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Bill to scrap A-F school performance grading system sent to Whitmer

Back of a school bus

The Michigan Senate adopted a bill Tuesday to scrap the state’s A-through-F system to grade school performance in different subject areas.

The 20-18 party-line vote that sent the bill to Governor Gretchen Whitmer for her signature followed a contentious debate.

Republicans voted no. They say this will eliminate an easy-to-understand system that helps parents, students and the public get a sense of how schools are performing in different subject areas.

“We stand here today poised in this body to pass a bill that says our schools that teach our state’s children, that are paid for by state tax dollars cannot be subjected to the same type of scrutiny,” said Senator Ruth Johnson (R-Groveland Township).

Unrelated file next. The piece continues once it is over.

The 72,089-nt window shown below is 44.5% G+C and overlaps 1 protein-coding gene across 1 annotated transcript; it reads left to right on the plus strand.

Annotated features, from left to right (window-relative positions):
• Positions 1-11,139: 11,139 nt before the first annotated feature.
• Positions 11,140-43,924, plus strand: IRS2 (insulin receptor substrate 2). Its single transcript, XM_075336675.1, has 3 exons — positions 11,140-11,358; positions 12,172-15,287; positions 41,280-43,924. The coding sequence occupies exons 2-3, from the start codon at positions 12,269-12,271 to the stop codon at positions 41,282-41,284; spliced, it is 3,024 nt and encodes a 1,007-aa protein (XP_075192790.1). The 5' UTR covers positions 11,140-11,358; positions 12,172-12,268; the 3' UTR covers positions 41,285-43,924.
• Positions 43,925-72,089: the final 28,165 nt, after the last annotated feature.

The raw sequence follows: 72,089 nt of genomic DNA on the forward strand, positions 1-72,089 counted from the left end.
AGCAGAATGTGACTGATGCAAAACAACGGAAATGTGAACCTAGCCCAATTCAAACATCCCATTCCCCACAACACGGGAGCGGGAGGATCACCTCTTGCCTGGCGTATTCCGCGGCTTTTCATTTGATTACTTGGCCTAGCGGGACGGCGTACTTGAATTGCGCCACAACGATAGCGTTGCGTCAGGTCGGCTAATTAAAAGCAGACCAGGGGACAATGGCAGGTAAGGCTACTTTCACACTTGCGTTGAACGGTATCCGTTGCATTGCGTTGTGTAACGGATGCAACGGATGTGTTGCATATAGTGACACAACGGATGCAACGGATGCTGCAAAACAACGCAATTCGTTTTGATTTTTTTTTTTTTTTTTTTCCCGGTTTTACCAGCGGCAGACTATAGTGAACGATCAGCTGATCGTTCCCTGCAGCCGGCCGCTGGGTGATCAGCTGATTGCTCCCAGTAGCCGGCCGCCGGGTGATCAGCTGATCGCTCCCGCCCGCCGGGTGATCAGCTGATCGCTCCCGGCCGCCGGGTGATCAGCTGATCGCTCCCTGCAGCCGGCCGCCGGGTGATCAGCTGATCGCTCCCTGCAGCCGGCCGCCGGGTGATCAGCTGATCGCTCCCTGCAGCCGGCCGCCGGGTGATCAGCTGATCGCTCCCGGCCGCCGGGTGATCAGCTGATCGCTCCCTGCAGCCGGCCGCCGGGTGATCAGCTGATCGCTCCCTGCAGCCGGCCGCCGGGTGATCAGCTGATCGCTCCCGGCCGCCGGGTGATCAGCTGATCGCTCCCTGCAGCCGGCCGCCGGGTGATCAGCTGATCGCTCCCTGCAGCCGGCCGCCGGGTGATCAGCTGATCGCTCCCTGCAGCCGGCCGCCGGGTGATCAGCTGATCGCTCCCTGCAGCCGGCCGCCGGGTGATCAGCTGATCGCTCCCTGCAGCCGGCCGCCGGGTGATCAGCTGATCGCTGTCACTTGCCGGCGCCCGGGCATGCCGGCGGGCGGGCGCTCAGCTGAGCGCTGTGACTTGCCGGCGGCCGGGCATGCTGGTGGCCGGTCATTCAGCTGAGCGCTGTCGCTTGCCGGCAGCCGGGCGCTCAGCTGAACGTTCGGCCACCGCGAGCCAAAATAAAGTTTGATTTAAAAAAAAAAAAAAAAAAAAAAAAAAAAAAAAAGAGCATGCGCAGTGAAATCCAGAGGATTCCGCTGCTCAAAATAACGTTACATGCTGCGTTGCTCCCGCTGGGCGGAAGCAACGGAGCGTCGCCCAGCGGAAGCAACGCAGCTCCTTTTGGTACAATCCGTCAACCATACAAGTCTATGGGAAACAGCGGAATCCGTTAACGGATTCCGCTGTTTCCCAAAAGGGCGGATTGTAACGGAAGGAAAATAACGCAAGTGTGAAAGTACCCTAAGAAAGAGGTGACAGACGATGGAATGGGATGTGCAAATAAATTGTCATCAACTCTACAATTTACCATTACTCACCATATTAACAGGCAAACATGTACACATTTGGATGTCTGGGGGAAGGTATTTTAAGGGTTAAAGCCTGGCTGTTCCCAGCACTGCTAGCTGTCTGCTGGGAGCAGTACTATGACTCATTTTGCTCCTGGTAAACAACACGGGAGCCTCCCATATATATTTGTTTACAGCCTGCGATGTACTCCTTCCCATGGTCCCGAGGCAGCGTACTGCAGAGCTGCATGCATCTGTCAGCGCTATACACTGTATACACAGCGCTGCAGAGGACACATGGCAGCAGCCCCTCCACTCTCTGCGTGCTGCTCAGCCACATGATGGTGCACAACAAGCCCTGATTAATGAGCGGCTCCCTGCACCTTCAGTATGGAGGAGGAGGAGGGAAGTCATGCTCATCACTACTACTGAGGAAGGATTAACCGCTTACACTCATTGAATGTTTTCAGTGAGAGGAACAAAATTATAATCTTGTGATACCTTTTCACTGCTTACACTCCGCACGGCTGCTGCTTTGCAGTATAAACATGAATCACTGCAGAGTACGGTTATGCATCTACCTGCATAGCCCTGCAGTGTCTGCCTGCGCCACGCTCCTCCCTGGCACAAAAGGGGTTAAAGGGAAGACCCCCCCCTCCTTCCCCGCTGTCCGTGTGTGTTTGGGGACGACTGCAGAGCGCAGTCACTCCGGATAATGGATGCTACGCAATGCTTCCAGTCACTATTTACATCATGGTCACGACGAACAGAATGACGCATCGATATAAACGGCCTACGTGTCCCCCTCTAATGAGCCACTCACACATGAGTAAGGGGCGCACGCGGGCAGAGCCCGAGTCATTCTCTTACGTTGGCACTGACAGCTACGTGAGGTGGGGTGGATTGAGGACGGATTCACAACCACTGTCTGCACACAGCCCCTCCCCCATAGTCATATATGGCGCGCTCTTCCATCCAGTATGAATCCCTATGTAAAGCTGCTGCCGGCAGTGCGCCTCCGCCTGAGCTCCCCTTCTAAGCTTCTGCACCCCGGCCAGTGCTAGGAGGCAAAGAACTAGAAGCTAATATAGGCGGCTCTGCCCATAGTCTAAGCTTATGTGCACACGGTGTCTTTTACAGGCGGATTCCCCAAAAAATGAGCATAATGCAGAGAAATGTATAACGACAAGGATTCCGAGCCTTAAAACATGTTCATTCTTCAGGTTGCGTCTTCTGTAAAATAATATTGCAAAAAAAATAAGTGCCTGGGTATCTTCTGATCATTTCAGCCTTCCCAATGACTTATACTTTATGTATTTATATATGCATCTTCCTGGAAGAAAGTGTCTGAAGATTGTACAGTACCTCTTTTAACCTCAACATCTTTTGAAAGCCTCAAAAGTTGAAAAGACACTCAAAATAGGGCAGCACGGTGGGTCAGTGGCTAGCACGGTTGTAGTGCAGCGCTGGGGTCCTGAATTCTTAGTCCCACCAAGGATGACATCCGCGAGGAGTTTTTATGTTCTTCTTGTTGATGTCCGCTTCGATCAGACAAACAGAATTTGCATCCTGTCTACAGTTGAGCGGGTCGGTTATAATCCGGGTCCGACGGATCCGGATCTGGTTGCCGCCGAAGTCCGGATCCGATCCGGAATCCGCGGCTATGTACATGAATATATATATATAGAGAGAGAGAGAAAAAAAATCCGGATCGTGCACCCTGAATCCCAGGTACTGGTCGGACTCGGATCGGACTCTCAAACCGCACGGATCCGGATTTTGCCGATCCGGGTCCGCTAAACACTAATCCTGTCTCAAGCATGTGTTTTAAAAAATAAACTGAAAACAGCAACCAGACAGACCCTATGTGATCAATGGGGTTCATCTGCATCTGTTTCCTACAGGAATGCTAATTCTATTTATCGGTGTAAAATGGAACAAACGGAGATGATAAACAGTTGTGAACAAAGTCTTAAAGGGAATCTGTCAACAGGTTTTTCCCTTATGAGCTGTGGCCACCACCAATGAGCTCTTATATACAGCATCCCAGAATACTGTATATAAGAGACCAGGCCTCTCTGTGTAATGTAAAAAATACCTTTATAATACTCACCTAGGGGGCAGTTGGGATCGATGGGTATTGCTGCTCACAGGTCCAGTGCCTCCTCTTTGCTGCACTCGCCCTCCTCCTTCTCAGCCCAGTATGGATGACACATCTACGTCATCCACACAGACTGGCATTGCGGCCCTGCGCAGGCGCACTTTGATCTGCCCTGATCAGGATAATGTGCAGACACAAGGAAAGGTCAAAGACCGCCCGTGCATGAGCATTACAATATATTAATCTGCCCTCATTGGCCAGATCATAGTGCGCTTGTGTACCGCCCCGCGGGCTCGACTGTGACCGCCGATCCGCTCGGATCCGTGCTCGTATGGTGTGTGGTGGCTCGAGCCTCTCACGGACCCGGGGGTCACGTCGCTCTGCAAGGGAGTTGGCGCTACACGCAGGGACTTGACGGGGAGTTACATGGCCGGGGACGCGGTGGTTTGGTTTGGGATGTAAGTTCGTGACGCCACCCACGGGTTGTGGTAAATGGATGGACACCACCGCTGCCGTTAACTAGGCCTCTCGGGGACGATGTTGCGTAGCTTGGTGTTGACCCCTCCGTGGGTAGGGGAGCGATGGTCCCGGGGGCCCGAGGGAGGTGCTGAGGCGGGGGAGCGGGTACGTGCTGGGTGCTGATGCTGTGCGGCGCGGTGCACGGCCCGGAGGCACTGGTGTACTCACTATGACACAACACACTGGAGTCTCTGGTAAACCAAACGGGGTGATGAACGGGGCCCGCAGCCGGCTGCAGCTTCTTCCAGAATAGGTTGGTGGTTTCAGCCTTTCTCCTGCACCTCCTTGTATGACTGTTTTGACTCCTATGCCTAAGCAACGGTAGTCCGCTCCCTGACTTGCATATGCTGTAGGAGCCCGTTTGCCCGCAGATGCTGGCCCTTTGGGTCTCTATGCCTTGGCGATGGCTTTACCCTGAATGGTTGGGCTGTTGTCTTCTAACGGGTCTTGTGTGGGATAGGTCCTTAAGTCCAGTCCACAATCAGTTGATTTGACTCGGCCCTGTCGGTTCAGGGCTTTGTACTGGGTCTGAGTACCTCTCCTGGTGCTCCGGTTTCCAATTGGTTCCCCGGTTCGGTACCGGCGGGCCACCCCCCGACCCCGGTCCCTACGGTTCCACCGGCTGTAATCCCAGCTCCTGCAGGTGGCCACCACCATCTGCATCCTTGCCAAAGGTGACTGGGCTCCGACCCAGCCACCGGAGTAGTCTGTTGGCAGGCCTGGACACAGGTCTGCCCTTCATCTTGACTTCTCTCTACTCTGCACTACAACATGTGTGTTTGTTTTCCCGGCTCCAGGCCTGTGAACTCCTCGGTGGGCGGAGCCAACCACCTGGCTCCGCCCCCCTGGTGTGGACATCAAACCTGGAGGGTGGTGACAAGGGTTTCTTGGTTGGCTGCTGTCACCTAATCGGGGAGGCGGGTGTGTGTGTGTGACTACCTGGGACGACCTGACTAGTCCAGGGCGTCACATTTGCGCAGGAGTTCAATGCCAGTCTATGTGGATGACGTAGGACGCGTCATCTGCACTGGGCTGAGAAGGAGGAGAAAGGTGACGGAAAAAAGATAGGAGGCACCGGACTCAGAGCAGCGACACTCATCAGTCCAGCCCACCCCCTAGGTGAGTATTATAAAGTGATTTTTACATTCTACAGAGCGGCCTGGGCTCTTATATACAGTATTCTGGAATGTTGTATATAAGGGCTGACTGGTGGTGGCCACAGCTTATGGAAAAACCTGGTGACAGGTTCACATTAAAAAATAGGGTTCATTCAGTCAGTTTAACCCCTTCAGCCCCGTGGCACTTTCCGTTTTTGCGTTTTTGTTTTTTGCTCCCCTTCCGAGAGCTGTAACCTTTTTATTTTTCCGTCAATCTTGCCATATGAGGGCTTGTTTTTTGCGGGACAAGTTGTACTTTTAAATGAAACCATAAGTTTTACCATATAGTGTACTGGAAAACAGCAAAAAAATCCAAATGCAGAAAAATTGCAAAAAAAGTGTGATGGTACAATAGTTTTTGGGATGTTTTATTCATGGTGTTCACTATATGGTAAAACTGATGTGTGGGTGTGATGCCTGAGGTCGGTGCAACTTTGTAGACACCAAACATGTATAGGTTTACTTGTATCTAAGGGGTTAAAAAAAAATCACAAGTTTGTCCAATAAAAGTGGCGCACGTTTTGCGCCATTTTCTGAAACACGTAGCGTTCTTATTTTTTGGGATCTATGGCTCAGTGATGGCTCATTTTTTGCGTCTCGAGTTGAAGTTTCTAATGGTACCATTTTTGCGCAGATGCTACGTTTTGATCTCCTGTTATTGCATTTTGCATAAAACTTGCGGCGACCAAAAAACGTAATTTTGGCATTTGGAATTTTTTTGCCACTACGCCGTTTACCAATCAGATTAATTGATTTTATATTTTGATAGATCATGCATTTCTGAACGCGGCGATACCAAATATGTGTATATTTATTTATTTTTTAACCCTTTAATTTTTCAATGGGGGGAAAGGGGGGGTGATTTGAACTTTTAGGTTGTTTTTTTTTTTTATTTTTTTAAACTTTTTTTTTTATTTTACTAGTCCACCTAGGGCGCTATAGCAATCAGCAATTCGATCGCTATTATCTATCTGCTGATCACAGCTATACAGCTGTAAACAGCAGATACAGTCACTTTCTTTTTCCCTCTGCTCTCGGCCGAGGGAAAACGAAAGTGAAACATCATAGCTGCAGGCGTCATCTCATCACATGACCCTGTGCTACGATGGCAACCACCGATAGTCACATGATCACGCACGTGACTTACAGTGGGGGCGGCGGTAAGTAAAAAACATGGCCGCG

Democrats argued the system can be misleading and is unnecessary.

Democratic Senator Sam Singh (D-East Lansing) said there are already better ways to measure school performance.

“What we’re doing here is doing what we were asked for by superintendents and school boards — the people that are working in our education system, and so I am pleased to support this, removing the duplicative process because we have transparency in the system with the parents’ portal,” he said.

Democratic Senator Dayna Polehanki (D-Livonia), who chairs the Senate Education Committee, said the state has the Parent Dashboard for School Transparency operated by the Department of Education that’s reliable and easy to access.

She noted the A-F system does not meet federal standards.

“The A-to-F system is redundant to the school index system and pales in comparison in scope and precision,” she said.

Rick Pluta is Senior Capitol Correspondent for the Michigan Public Radio Network. He has been covering Michigan’s Capitol, government, and politics since 1987.